Solar Energy UK (SEUK), the largest exhibition dedicated to solar energy, renewable and low-carbon industry professionals in the UK, has joined forces with Clean Energy Live to match the changing opportunities in the UK solar market.
Following significant changes to government subsidies, Solar Media – the publisher of Solar Power Portal and Solar Business Focus UK – will bring the two events together at the NEC, Birmingham on 4-6 October in order to reflect the changing landscape of the industry.
Despite cuts to the feed-in tariff (FiT) and the early closure of the Renewables Obligation (RO), spirits remain high throughout the industry, with key areas of growth expected to continue throughout the year and into 2017.
Finlay Colville, head of solar intelligence, explained: “The build-out of RO projects that met the grace period for 1.2ROCs represents a gigawatt-scale opportunity. We also expect rooftop, commercial, community and local authority projects to add a significant amount of work for the industry through 2016. In terms of deployment, it is likely that the UK will again be the biggest solar market in Europe.
“In addition to deployment, we also have a huge O&M market maturing as projects built in the RO-fed boom years come out of their EPC warranties.
“SEUK remains the best platform for businesses to exploit these opportunities and develop new relationships as the UK finds its equilibrium as a mature, sustainable solar market,” added Colville.
This is keeping big firms interested in the UK as Vera Mikosch, head of sales at SolarWorld, explained: “We're totally committed [to the UK market]. The marketing might have changed and our partners will say that it was perhaps an easy sell before, but we still see opportunities here.”
The huge activity expected in the UK will be felt throughout several sectors, not least within the public sector which is continuing to plan solar projects in spite of changing circumstances.
Solar consultant Stephen Cirell, who is currently working with over 20 local authorities on their projects, said: “The good news is that local authorities generally remain positive about solar PV. None of them have been diverted by the end of ROCs or the [reduction] of FiTs because they’re looking at it on a longer term strategy.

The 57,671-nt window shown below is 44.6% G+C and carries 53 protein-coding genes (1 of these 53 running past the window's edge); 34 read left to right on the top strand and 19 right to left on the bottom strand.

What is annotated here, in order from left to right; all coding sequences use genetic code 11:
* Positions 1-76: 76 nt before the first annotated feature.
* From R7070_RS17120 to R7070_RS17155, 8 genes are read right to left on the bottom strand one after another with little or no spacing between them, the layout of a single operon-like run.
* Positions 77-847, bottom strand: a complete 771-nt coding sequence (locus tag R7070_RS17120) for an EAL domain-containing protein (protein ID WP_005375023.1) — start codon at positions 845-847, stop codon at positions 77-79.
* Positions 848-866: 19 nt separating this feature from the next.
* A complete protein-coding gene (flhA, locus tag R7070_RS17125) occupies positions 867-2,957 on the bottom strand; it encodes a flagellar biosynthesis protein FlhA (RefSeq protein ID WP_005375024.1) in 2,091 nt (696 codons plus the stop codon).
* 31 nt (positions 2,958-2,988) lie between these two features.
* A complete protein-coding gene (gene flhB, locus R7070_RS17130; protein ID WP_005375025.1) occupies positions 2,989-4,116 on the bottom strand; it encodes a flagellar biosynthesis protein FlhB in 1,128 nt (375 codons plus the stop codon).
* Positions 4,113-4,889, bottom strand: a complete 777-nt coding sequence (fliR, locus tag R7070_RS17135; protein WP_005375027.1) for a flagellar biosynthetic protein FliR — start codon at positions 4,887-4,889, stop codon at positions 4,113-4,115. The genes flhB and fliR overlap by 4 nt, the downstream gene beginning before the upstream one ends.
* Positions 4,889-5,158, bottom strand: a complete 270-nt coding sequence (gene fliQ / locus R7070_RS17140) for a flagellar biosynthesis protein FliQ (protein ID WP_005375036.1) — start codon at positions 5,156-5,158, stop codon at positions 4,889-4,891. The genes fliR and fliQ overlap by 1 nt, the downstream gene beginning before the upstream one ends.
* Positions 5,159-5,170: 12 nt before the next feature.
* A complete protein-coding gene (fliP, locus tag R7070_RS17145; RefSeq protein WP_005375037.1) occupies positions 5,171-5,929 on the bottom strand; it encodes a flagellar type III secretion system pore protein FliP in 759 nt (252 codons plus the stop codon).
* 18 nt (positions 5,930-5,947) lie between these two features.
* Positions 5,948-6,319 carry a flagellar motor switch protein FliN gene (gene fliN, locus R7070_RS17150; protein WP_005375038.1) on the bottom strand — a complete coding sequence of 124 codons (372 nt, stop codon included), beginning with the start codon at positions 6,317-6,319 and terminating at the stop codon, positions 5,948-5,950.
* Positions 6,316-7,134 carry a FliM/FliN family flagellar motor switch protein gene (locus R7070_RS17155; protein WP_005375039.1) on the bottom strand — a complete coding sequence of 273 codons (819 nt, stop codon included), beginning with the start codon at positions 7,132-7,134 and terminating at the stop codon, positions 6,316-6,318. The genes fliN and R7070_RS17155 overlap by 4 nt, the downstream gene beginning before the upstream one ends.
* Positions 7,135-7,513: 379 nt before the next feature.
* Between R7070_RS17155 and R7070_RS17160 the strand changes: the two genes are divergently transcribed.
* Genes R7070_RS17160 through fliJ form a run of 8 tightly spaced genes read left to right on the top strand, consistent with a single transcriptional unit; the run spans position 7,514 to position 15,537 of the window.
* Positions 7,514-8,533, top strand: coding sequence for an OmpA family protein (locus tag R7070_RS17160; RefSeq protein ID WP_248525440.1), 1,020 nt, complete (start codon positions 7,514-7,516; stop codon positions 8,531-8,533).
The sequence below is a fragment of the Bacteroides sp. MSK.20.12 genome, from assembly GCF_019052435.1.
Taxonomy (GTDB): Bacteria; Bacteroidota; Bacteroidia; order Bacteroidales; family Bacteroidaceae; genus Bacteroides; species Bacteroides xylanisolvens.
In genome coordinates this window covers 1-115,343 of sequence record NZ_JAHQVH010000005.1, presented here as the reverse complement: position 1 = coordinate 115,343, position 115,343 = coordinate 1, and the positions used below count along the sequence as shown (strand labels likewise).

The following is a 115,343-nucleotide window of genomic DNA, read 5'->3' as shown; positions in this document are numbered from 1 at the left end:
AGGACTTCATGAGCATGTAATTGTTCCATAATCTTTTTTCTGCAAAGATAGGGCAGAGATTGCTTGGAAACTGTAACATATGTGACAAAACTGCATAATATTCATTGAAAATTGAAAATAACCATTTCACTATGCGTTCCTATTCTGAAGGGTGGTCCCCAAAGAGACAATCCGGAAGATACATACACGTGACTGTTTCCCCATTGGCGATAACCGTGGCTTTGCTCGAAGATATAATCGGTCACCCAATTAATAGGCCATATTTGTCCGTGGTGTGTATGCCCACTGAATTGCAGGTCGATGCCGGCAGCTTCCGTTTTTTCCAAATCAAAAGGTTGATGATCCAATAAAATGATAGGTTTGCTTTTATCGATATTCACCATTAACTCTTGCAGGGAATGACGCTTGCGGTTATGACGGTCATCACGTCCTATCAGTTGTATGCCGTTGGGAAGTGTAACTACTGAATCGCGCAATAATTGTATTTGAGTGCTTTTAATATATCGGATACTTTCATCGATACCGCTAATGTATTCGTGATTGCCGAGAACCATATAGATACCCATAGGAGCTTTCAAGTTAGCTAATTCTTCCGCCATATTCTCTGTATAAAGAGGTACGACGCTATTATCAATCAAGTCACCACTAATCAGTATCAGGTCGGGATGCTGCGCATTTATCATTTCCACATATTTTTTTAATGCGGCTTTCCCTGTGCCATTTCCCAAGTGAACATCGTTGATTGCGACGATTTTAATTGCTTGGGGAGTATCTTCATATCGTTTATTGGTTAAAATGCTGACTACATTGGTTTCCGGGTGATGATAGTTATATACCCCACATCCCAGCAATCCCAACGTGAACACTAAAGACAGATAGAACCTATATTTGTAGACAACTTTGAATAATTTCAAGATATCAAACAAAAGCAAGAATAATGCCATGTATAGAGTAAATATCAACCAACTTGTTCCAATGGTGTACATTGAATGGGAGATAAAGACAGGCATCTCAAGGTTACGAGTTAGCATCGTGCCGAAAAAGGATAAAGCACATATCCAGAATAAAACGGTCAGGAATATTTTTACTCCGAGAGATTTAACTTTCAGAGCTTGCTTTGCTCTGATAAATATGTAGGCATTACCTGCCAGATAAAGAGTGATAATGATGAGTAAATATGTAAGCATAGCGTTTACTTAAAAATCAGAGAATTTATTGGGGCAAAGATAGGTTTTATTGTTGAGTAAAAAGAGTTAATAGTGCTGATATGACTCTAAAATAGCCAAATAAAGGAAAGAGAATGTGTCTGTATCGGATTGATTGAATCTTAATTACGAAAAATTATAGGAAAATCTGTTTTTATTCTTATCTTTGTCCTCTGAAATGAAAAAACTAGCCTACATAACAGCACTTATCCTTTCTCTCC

“I think that the public sector market is positive and will stay positive for the next four or five years.”
Community solar energy projects continue to go from strength to strength, with new bond offers being launched and completed at a fast rate. Speaking to SPP earlier this year following the successful fundraising of over £1.6 million for a 4MW solar farm, Peter Andrews of Bath and West Community Energy said: “There is significant appetite in the British public to invest in clean energy – it is very satisfying to see.”
While UK solar will continue to see work throughout the year and beyond, many solar firms have reacted to the recent changes by branching out into other areas to support their product portfolio.
Clean Energy Live has been incorporated to reflect this change, allowing the established UK solar industry to explore opportunities in a post-subsidy world, engaging with energy consumers and project developers to further grow the clean energy industry in the UK.
Additional technologies like energy storage, management systems and renewable heat solutions will be integrated into the event to show how solar firms can grow their offering and take advantage of the rapidly important clean agenda.
Tim Mann, managing director of Solar Media, said: “The UK solar industry will continue to be the largest in Europe this year and Solar Energy UK will continue to be the best place for the industry to do business.
“Co-locating with the new Clean Energy Live show means all of the complementary technologies that are enabling solar to take its place in the energy transition will be under the same roof. The solar industry must pivot from a focus on getting panels on roofs to enabling end-users to access energy as a service.
“The building blocks of that shift will be represented on the show floor and in the extensive conference programme. We’ll be looking to link the industry with those end-users in Birmingham so they can secure their supply, lower their bills and cut their carbon.”